Gratitude makes us healthier, at least according to some scientific studies When I feel down and out, I try to remind myself of all the things for which I am grateful - all the things I enjoy in life.
At present, I am nursing a broken rib from a recent fall and a case of tendinitis in my knee from some over ambitious fall gardening, as well as a sudden case of jaw popping when I chew. So, a good dose of gratitude should help me heal and get my mind off my woes. This post is part of my newest series - the Gratitude Series, meant to help us all remember some of the wonderful parts of our world and our life, so we can all be healthier and happier.
In today's crowded and developed world, many of us aren't regularly able to be outdoors as often as our ancestors. Yet the great outdoors can be mighty powerful.
Getting outdoors gives you vitamin D.
Vitamin D is essential to the health of our bones and hearts. We typically can't get enough of it from food. Unprotected exposure to sunlight for brief periods is what we need.
The feel of the sun on my skin is wonderfully warm. In spring and fall I bask in it.
Getting outdoors makes you look at distances more, easing eye strain.
Computer screens, TV screens, phone screens and walls keep our eyes focus on the near. To maintain vision, we should look up and out at a distance.
And oh what gorgeous sights there are in the great outdoors to see - green grass, fall colors, sparkling winter snows, mountain vistas, ocean waves and starry skies!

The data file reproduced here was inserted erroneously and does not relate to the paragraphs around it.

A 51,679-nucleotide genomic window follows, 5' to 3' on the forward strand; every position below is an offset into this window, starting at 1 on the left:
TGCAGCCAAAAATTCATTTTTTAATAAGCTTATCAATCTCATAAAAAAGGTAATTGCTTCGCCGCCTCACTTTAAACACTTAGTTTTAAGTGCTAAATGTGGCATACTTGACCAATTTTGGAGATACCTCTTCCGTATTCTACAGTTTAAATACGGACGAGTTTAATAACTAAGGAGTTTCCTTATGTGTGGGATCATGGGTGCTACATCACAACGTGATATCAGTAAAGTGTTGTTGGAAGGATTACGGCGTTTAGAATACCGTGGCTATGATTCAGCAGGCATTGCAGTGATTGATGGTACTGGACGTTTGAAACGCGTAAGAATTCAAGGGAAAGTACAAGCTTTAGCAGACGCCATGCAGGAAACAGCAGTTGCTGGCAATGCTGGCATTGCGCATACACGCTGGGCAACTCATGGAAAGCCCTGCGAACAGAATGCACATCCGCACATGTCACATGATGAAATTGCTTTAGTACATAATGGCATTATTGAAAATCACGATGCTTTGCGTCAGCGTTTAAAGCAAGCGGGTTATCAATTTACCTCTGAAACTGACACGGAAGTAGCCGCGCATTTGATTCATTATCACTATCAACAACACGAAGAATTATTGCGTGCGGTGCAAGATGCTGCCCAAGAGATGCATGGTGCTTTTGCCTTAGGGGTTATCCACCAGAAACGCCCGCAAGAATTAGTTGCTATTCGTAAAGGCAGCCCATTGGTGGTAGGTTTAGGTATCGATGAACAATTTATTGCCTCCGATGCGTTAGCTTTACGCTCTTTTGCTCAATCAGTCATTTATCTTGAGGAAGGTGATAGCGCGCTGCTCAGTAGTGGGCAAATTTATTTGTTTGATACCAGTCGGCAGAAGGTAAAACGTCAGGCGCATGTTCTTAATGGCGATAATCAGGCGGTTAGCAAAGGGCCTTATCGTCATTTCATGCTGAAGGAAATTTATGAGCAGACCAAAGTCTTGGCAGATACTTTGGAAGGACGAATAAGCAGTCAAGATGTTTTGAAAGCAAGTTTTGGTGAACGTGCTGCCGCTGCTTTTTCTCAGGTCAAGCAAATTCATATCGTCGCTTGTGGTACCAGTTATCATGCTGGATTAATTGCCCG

Getting outdoors wakes up your skin to temperature differences and wind.
Indoor air can be stale, stinky, and just plain boring. Step outside and you feel the wind on your cheeks, the coolness of a fall day or the breath taking heat and humidity of summer.
I love the feel of the wind, the sound of it flowing through the trees, rustling the leaves - watching its movement from place to place, like an invisible hand working through the landscape.
Getting outdoors gives you exercise.
Yes, you can go to the gym. But, going outside for your walk is free. You tend to exercise longer outside (because you may enjoy it more) , you expend more energy going up and down those hills and facing the wind. You also use different muscles.
Taking a walk around the block means that you have to get yourself back to your start point, as opposed to just stopping the treadmill and stepping off.
Although I do exercise indoors each morning (except when I have a broken rig!), when I go outside, I get involved in interesting activities or tasks that compel me to keep going until I finish.
Getting outdoors gets you out of your self.
If you are like me, you can get into a very myopic view of things if you stay indoors a lot. Sometimes I get to the state where I can't see the forest for the trees, can't see past the end of my nose, get bogged down in the details and other such cliche statements.
Being outdoors opens my mind up to other thoughts and pushes me out of that never ending loop of thought I sometimes enter.
Getting outdoors can calm our spirit and reduce our stress.
Just hearing the water babble over the stones in the brook, or the wind rustle through the trees, or the birds call to one another can ease our stress. Green spaces have a calming influence on us.
Our planet is beautiful and wondrous. We were shaped as a species to live on it, out in it. It's good for us!